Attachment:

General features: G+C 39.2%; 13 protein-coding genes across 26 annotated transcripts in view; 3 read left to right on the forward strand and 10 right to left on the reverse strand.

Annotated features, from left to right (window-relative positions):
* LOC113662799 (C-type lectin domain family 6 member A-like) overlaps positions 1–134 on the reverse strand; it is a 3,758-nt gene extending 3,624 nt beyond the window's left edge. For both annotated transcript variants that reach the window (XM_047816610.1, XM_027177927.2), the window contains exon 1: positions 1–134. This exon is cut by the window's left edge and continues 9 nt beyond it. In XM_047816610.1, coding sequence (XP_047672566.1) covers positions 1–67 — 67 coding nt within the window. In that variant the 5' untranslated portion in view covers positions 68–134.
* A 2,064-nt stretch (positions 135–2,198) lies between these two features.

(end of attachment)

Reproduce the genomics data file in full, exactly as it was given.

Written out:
General features: G+C 39.2%; 13 protein-coding genes across 26 annotated transcripts in view; 3 read left to right on the forward strand and 10 right to left on the reverse strand.

Annotated features, from left to right (window-relative positions):
* LOC113662799 (C-type lectin domain family 6 member A-like) overlaps positions 1–134 on the reverse strand; it is a 3,758-nt gene extending 3,624 nt beyond the window's left edge. For both annotated transcript variants that reach the window (XM_047816610.1, XM_027177927.2), the window contains exon 1: positions 1–134. This exon is cut by the window's left edge and continues 9 nt beyond it. In XM_047816610.1, coding sequence (XP_047672566.1) covers positions 1–67 — 67 coding nt within the window. In that variant the 5' untranslated portion in view covers positions 68–134.
* A 2,064-nt stretch (positions 135–2,198) lies between these two features.